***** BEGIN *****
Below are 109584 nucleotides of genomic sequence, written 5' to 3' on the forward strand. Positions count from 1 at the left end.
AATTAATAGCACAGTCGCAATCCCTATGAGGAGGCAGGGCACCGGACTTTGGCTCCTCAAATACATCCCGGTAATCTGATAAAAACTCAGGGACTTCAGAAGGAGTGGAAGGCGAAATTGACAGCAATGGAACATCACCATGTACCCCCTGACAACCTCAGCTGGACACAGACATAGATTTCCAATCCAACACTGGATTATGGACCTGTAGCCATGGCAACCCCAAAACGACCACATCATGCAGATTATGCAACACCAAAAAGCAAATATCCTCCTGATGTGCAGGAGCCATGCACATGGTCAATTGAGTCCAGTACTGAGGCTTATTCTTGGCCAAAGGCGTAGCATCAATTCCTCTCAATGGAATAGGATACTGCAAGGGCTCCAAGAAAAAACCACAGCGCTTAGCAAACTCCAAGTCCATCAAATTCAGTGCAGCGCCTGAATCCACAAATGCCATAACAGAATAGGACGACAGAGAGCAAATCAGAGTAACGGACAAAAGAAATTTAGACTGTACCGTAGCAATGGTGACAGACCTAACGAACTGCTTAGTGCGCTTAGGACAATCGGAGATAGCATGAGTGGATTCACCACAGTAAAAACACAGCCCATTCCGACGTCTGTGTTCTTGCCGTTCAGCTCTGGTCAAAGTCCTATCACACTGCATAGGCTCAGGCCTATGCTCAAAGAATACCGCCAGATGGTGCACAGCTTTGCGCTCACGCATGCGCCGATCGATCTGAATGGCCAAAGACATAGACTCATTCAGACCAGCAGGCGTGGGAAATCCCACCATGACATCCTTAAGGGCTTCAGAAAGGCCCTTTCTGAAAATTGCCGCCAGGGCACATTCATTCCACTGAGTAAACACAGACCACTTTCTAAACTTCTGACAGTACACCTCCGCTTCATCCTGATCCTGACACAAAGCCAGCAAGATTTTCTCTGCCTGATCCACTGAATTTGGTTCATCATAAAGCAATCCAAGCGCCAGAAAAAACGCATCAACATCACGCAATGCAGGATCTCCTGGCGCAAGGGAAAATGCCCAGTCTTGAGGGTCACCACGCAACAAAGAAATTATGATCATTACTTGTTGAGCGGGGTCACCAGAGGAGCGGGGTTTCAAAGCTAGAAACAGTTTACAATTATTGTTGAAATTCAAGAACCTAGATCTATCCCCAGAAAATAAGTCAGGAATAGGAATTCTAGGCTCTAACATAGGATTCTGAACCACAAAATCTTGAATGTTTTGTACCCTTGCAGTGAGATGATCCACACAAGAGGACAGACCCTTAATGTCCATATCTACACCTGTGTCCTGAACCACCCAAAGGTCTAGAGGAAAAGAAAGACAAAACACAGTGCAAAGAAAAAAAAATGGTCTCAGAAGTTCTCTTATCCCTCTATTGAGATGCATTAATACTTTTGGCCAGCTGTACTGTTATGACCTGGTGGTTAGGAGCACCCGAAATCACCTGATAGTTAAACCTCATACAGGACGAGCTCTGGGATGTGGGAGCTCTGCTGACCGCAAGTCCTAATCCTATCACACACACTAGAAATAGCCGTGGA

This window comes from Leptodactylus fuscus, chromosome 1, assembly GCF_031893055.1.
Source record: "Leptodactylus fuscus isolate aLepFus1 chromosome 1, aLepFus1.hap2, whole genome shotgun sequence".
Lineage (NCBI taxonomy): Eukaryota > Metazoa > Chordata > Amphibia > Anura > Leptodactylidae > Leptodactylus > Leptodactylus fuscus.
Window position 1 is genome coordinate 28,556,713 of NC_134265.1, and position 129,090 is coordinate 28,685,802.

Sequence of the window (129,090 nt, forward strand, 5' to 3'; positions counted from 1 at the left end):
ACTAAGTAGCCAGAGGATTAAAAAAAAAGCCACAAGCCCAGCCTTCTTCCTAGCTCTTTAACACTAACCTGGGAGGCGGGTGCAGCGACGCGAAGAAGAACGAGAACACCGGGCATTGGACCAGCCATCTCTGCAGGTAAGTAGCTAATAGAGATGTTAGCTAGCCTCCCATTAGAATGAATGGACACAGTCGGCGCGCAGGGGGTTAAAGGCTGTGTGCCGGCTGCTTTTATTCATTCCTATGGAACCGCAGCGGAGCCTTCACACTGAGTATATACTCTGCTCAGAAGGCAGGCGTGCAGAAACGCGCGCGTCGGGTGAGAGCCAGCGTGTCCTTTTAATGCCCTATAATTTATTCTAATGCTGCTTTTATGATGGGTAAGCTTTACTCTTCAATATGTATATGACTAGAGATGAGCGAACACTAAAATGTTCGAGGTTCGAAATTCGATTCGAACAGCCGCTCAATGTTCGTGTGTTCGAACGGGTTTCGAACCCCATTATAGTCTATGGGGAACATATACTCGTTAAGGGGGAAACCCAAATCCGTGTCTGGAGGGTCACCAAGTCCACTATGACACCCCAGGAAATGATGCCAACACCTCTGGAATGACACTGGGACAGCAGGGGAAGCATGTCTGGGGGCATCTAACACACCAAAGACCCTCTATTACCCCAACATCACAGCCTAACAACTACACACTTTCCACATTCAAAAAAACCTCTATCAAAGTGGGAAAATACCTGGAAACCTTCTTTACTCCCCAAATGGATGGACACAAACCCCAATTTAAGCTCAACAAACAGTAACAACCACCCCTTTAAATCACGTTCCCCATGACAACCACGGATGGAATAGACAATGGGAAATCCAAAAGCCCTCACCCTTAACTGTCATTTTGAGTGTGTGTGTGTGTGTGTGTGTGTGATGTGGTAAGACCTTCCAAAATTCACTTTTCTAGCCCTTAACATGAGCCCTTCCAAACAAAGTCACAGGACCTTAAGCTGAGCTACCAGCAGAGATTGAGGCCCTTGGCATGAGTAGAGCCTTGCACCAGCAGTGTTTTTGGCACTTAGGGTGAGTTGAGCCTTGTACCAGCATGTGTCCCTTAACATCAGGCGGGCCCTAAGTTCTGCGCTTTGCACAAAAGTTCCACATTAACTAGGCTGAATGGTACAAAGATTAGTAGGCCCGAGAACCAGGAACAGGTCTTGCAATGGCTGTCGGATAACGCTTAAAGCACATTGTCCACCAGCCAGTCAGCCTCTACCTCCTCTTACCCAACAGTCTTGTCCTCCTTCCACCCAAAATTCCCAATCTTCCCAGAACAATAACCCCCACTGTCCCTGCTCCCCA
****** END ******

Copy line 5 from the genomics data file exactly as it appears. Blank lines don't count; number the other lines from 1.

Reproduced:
Lineage (NCBI taxonomy): Eukaryota > Metazoa > Chordata > Amphibia > Anura > Leptodactylidae > Leptodactylus > Leptodactylus fuscus.